Today was the S.G. Primary School Graduation Ceremony. Our graduating class (eight sixth-graders) are now ready to head out into the big bad world. Four will be staying here, the rest are going to top-tier public and private junior high schools elsewhere in the prefecture.
This class was smaller than all the others at the Primary School because it’s the last of what D. calls the “exodus years” – quite a while back, the parents of the enrolled children “found out” that many of the foreign teachers working at the school weren’t certified teachers, and this prompted some parents to pull their kids out of the school. (But we have some that are certified teachers: for example, D. himself is – for both Nova Scotia and Maine – and for K. over at the kindergarten this experience is part of her Australian academic program to become one, and that was also the case for V., the Australian teacher I replaced. And L. at the High School has his M.Ed.)
In a funny way, they may have done the ones who stayed, at least in what is now the graduating class, a service. I like all my classes, each for different reasons, but this particular one was a breeze to teach. They were always patient, good-humoured, quiet when necessary, and vocal when appropriate. I don’t wish that all my classes could be like they were, but they were a great change of pace on certain hectic days. I think the small class size has a lot to do with it. That being said, my homeroom has 18, and they’re pretty quiet in the same way that dust bunnies are pretty quiet. Anyway, no current classes have more than 24 students, so class size isn’t really an issue at this school at this time, and I guess that’s one thing I can count when I’m counting my blessings like everyone says everyone ought to do. (I’ve led a sheltered life so far and can usually get by on positive thinking alone; were it not for that, I’d have a lesser tendency to resort to quoting such trite sayings.)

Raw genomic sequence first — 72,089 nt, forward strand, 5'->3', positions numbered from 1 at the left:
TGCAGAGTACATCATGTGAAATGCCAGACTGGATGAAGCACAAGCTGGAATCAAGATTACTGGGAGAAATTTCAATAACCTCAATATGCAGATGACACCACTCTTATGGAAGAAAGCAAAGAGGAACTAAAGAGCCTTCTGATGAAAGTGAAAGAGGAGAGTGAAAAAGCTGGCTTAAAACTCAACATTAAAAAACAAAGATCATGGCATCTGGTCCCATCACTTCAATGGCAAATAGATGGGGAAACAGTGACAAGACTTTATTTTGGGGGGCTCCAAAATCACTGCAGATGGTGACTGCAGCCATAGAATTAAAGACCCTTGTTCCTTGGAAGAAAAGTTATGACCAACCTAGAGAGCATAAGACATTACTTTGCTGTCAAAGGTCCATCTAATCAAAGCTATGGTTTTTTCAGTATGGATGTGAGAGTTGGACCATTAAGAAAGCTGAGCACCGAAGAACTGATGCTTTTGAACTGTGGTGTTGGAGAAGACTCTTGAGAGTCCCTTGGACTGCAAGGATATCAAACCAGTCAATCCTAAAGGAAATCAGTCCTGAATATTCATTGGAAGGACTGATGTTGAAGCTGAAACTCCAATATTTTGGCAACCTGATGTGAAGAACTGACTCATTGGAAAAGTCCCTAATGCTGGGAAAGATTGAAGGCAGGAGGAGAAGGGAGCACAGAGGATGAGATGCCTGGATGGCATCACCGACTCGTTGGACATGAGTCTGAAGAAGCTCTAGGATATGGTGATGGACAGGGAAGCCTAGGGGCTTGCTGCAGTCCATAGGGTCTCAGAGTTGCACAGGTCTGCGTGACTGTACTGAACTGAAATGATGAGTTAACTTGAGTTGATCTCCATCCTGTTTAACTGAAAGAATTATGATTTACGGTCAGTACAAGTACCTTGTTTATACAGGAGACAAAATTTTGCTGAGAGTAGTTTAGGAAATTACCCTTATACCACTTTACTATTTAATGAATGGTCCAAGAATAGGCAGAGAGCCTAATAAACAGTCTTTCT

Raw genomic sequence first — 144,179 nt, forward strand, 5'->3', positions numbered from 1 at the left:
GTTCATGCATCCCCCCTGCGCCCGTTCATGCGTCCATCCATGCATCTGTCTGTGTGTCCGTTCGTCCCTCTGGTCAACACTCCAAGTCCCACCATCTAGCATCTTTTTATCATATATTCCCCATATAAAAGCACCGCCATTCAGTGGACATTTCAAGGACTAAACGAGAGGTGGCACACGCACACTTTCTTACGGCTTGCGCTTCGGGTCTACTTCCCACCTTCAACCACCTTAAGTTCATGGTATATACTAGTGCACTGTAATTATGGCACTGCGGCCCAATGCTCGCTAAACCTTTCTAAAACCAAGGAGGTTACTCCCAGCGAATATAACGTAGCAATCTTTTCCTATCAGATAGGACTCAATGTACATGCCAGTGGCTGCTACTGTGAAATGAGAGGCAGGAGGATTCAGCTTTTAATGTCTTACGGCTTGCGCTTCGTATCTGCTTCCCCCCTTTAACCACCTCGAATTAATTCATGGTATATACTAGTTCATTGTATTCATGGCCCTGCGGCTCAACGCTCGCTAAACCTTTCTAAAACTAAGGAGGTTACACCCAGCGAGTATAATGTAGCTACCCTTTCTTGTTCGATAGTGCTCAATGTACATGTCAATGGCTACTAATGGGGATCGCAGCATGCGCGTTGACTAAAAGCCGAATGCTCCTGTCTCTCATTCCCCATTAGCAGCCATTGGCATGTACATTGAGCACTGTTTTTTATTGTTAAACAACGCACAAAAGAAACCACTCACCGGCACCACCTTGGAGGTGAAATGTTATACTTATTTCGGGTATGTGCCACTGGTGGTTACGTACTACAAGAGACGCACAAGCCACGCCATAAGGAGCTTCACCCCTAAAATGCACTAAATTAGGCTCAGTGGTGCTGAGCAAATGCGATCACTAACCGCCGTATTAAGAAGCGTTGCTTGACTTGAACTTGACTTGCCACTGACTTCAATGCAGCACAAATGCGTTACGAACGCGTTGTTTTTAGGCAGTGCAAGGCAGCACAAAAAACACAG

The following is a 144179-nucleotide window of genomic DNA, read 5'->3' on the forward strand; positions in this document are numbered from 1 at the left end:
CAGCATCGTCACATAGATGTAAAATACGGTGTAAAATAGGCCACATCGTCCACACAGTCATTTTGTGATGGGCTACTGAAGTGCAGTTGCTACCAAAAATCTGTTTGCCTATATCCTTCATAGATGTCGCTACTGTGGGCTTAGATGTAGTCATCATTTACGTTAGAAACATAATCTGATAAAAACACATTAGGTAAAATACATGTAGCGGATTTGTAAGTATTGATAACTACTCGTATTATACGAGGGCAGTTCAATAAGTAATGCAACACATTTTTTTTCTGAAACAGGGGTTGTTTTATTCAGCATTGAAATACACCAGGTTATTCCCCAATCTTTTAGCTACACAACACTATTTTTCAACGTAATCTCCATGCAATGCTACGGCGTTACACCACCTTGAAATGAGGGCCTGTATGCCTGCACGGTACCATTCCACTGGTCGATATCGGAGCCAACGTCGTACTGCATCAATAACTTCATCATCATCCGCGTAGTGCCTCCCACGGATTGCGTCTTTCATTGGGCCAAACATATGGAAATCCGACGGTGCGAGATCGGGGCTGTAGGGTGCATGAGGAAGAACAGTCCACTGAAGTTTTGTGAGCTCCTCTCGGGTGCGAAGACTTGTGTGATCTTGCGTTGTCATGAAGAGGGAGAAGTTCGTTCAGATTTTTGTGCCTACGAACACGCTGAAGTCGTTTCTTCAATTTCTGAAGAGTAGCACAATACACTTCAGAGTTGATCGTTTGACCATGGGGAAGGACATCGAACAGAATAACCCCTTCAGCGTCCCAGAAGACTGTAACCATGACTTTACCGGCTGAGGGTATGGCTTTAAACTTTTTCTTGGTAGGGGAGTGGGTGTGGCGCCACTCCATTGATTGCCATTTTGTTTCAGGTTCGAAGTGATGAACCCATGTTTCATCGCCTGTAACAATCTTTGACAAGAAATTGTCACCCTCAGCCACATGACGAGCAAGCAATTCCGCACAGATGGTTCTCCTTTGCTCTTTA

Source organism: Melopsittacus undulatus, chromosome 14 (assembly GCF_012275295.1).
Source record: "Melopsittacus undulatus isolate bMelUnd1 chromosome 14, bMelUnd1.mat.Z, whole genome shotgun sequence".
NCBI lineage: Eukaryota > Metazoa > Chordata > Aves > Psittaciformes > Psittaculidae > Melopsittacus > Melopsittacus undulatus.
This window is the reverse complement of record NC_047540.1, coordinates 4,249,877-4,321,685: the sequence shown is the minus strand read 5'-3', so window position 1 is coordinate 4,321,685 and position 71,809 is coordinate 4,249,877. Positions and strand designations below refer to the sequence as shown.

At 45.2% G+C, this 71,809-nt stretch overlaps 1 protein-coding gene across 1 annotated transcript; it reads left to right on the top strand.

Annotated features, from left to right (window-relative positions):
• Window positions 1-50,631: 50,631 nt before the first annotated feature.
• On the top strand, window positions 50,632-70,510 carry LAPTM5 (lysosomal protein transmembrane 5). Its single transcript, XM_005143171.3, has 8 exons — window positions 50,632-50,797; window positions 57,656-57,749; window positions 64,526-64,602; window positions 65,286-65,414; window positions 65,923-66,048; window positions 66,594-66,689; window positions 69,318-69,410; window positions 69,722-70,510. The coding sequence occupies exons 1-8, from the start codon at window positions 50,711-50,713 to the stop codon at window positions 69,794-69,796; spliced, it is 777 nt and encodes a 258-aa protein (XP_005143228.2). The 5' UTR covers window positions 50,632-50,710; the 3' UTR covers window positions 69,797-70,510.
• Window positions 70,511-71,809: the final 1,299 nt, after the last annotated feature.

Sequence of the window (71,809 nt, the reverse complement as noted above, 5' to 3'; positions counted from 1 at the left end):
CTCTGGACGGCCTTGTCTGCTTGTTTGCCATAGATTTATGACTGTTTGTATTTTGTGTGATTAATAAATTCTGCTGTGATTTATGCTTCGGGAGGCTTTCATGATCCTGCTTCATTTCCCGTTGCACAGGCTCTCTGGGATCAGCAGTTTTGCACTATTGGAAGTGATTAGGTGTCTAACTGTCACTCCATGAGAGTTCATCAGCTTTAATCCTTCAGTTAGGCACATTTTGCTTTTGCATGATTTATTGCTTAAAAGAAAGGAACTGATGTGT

We had a full rehearsal for this ceremony on Wednesday, but let’s begin the story at last night (Thursday) when we were together playing party games at K’s. I drank five chu-hais, a can of beer, and a shot of bourbon.